spasmodic torticollis

spasmodic torticollis

Torticollis - Wryneck - Cervical Dystonia - Spasmodic Torticollis

2w ago
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Description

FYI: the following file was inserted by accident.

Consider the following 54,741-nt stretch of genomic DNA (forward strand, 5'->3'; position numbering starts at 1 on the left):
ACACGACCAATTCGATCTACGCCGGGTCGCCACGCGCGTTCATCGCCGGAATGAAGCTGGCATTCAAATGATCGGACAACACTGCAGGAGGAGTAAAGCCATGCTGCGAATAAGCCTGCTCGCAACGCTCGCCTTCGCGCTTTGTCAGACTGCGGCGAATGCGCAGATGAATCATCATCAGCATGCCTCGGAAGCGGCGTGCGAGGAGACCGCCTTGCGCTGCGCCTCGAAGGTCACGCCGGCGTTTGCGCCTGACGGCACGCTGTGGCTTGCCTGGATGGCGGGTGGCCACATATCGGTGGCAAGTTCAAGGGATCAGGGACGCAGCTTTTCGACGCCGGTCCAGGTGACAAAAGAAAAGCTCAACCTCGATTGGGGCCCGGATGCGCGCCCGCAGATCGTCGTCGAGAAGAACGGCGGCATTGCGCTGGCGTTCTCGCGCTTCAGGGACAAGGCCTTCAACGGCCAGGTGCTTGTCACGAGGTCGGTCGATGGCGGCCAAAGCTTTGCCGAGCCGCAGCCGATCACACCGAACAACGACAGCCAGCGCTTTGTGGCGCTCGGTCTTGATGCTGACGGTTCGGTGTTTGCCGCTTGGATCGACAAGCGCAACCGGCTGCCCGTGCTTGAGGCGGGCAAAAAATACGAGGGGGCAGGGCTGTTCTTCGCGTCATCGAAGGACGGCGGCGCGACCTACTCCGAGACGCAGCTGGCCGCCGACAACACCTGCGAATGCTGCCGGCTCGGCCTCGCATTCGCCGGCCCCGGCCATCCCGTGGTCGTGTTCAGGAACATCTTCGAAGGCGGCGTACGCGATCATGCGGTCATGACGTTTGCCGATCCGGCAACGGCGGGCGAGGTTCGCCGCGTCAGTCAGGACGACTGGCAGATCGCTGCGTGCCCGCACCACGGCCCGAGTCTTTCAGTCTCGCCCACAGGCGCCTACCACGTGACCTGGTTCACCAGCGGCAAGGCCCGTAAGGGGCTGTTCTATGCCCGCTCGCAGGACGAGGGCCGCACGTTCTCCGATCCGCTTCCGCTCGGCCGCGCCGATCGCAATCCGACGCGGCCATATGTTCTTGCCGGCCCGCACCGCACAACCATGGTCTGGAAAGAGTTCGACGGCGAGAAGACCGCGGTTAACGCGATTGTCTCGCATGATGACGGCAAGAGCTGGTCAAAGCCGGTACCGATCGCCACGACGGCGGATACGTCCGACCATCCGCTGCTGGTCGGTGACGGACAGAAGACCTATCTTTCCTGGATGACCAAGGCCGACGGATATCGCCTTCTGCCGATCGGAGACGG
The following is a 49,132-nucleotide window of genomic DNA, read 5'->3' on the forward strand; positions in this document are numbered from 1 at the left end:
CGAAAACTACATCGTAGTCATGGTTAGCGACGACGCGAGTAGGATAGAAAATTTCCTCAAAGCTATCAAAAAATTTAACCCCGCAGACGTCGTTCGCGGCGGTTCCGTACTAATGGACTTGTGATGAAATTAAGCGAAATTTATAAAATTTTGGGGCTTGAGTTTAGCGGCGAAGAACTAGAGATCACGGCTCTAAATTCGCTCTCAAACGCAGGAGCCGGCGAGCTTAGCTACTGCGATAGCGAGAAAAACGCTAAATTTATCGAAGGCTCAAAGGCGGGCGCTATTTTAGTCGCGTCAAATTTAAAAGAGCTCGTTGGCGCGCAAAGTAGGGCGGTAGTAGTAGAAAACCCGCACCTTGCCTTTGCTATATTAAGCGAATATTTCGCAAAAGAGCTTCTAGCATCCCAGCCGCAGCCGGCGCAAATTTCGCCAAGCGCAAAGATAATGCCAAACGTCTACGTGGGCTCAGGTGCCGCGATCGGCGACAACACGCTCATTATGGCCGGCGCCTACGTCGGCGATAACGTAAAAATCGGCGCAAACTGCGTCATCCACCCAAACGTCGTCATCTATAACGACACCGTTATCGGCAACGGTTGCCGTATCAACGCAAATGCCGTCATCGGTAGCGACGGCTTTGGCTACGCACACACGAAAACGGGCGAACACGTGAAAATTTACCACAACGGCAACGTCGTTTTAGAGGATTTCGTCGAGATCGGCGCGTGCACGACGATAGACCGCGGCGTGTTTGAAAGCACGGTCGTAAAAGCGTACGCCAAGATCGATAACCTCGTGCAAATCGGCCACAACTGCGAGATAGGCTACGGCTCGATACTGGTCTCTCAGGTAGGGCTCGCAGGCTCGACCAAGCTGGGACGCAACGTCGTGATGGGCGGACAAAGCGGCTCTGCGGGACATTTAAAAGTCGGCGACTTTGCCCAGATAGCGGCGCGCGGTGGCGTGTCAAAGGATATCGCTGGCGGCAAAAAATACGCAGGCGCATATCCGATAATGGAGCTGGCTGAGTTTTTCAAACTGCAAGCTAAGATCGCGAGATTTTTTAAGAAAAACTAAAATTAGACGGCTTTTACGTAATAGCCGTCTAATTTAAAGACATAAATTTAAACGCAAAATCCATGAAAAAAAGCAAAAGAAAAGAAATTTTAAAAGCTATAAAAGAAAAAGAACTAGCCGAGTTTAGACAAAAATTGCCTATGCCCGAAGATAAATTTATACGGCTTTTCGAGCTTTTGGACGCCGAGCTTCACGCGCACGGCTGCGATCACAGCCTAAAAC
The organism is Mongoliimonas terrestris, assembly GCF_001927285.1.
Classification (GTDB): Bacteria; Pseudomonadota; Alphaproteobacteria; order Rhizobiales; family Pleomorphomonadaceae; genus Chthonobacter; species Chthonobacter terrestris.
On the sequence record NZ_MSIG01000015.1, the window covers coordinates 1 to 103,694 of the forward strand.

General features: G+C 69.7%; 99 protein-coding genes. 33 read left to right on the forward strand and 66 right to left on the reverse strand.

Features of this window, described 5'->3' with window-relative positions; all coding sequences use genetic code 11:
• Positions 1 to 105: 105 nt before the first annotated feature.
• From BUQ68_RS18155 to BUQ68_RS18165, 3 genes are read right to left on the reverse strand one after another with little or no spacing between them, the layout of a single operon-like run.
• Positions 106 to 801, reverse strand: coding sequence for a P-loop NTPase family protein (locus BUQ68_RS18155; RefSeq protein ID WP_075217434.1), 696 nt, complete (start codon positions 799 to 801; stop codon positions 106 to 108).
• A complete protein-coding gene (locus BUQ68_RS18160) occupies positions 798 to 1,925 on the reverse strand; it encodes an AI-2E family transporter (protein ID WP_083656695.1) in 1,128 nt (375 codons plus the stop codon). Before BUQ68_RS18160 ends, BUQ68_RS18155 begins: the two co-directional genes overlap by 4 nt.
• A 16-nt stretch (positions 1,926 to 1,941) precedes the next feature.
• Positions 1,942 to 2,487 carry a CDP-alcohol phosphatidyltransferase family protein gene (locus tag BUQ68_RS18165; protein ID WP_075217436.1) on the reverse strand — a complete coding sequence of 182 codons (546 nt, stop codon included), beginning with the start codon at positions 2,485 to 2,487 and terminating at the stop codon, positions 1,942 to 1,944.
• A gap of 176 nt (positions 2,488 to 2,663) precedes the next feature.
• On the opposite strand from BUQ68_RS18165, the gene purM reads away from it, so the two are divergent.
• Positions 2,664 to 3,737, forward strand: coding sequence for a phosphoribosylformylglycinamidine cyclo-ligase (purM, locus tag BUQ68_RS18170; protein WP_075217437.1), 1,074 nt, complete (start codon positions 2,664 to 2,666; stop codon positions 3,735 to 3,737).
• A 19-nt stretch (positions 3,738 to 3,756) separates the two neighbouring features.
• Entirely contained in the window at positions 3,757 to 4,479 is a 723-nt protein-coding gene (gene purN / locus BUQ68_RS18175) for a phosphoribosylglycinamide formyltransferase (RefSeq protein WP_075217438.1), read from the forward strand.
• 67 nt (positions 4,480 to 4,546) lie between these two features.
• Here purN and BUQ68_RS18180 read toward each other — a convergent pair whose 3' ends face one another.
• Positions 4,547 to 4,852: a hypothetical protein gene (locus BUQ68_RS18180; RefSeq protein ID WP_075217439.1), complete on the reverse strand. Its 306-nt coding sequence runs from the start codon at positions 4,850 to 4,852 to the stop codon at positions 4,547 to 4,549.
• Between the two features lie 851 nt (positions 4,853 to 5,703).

Torticollis, or wryneck, is a stiff neck associated with muscle spasm, classically causing lateral flexion contracture of the cervical spine musculature (a condition in which the head is tilted to one side). The muscles affected are principally those supplied by the spinal accessory nerve. Congenital muscular torticollis - The etiology of congenital muscular torticollis is unclear. Birth trauma or intrauterine malposition is considered to be the cause of damage to the sternocleidomastoid muscle in the neck. This results in a shortening or excessive contraction of the sternocleidomastoid muscle, which curtails its range of motion in both rotation and lateral bending. The head is typically tilted in lateral bending toward the affected muscle and rotated toward the opposite side. Noncongenital muscular torticollis can result from scarring or disease of cervical vertebrae, adenitis, tonsillitis, rheumatism, enlarged cervical glands, retropharyngeal abscess, or cerebellar tumors. It may be spasmodic (clonic) or permanent (tonic). The latter type may be due to Pott's Disease (tuberculosis of the spine). The reported incidence of congenital torticollis is 0.3-2.0 %. Sometimes a mass, such as a sternocleidomastoid tumor, is noted in the affected muscle at the age of two to four weeks. Gradually it disappears, usually by the age of eight months, but the muscle is left fibrotic. Initially, the condition is treated with physical therapies, such as stretching to release tightness, strengthening exercises to improve muscular balance, and handling to stimulate symmetry. A TOT Collar is sometimes applied. About 5--10% of cases fail to respond to stretching and require surgical release of the muscle. Infants with torticollis have a higher risk of plagiocephaly. Altering the head position and using a pillow when supine and frequently lying prone when awake help reduce the risk.